- Review Price: £103.17
You could be forgiven for thinking that all all-in-one machines are designed specifically for printing photos. While many are, some devices are still marketed as general-purpose home or small office, multifunction machines. That’s what Epson’s Stylus DX7000F is, and its low asking price reflects its position in the market.
The machine has a conventional layout, with a flatbed scanner mounted above the print engine. Paper feeds from a hopper at the rear to a fold-down tray at the front. There’s a control panel on the left-hand side of the device’s top surface and an oversize, spring-loaded cover on the front surface reveals two memory card slots, which between them cater for all the common types.
The control panel, which includes a number pad for the machine’s fax facilities, also includes special function buttons for copy enlargements, printing from memory cards and working with faxes. There are smaller buttons to select paper size and text or photographic prints and two large Start buttons for initiating black and colour print, together with a Stop button to cancel a running job.
The Epson web site describes the machine as having a two-line LCD display, but in fact it’s only a single line of 16 characters. This means that, if you choose to print from a camera’s memory card, you have to print an index sheet first, mark it up and re-scan it to select the images you want to print. You’ll use less ink if you print via PictBridge and make selections using your camera’s LCD display.
Hardware setup on this machine is very simple. You lift the scanner section to reveal the permanent print head carrier, which takes four, separate ink cartridges. Once the ink has been charged, and the comprehensive software suite has been installed from the supplied CD, the machine is ready to print.
Software includes Optical Character Recognition from ABBYY and Epson’s own Creative Suite, which covers all the basic functions for a device like this.
The Stylus DX7000F isn’t a quick all-in-one. Although Epson rates it at 27ppm for both black and colour print, you should really ignore those figures. Our five-page text file took 1 minute 55 seconds to print, giving 2.6ppm. We tried it in draft mode and the speed went up, but only to around 9.4ppm. Even if you exclude the page preparation time, this machine isn’t going to come close to 27ppm in normal use.
The text and graphics print took 3:07, or 1.6ppm and our 15 x 10cm photo print came out at 3:05 from a PC, though it was quicker, at 2:06, printing direct from a camera, via PictBridge.
Print quality of black text isn’t at all bad, though there’s a little spread into the paper nap. Graphics printing is also fair, though areas of solid colour, such as in business charts, aren’t all they might be. There was a repeating fault in parts of our test print, which produced a horizontal bar across one of the graphics. A photocopy of this sheet, taken on the machine, was reasonable, though the normal lightening of colour shades was still evident.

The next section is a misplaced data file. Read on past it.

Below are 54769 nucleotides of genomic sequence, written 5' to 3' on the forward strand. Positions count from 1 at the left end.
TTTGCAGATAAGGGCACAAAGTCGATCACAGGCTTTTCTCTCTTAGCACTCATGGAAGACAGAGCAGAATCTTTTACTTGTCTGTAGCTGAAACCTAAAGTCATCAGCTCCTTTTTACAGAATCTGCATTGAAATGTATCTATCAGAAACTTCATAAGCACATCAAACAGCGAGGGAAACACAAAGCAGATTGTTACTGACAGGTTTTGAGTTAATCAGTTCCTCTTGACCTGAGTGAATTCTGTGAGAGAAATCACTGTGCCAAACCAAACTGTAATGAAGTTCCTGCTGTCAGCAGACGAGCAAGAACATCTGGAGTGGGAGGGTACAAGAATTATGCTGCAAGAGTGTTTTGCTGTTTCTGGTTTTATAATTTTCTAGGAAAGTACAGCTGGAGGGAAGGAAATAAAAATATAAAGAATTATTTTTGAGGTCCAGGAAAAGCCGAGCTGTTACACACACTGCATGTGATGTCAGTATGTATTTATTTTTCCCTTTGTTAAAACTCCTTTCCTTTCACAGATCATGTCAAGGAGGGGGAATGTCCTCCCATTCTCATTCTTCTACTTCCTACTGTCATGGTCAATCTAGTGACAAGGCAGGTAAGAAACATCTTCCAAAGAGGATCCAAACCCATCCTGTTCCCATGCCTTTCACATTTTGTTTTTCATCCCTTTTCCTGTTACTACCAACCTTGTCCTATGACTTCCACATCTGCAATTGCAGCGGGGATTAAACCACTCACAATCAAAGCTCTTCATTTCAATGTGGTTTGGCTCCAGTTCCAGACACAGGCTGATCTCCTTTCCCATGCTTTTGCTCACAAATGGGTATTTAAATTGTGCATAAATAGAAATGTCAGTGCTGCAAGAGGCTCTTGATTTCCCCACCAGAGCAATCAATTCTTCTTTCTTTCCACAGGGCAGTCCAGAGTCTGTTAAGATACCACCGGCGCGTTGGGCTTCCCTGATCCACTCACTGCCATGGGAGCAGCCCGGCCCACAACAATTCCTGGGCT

Photo prints, which you wouldn’t expect to be as subtle as from a six-colour machine, were reasonable. Some reds are a little overemphasised and pale shades tend to white, through lack of light cyan and light magenta inks.
During our tests, several pages were marked along their leading edges by parts of the feed mechanism. We have to hope this is an isolated problem with our review sample, as the damaged pages have noticeable nicks, which for many purposes would make them unusable.
Epson quotes page yields using the new ISO test pieces, just becoming available. Until all manufacturers quote yields using this standard, we’re sticking to 5% per colour yield tests and here we managed 300 colour pages, but only 210 black ones. In both cases the printer refused to continue printing, even though we could see no degradation in print quality.
Working with prices for the four-cartridge multipack, which is the cheapest way of buying ink, we calculate a cost per page for 5% black text of 2.49p and for 20% colour of 40.3p. The black text cost is a little on the high side, but the colour print cost is lower than from other inkjet printers and all-in-ones in the same price bracket.
We weren’t as impressed by this machine as we have been with other Epson all-in-ones. On almost all print jobs, it’s pretty sluggish and the nicks the paper feed mechanism puts into printed sheets detract from the otherwise reasonable print quality. Although it’s reasonably cheap to run, particularly when printing colour, there are rival machines to this one from other manufacturers that offer better value from money.
Score in detail
Print Speed 5
Print Quality 8